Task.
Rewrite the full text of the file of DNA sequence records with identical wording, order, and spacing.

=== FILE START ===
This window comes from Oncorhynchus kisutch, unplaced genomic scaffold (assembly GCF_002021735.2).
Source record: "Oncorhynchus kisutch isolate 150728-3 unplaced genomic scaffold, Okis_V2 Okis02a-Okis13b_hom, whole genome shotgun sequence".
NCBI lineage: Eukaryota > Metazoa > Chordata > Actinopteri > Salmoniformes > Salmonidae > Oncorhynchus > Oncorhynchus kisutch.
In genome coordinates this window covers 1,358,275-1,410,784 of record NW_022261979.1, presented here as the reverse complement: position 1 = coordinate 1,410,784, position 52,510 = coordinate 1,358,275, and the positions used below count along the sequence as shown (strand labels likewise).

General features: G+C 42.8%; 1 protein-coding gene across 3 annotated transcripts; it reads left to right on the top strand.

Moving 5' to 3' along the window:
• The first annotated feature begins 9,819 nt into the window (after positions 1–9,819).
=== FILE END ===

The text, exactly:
This window comes from Oncorhynchus kisutch, unplaced genomic scaffold (assembly GCF_002021735.2).
Source record: "Oncorhynchus kisutch isolate 150728-3 unplaced genomic scaffold, Okis_V2 Okis02a-Okis13b_hom, whole genome shotgun sequence".
NCBI lineage: Eukaryota > Metazoa > Chordata > Actinopteri > Salmoniformes > Salmonidae > Oncorhynchus > Oncorhynchus kisutch.
In genome coordinates this window covers 1,358,275-1,410,784 of record NW_022261979.1, presented here as the reverse complement: position 1 = coordinate 1,410,784, position 52,510 = coordinate 1,358,275, and the positions used below count along the sequence as shown (strand labels likewise).

General features: G+C 42.8%; 1 protein-coding gene across 3 annotated transcripts; it reads left to right on the top strand.

Moving 5' to 3' along the window:
• The first annotated feature begins 9,819 nt into the window (after positions 1–9,819).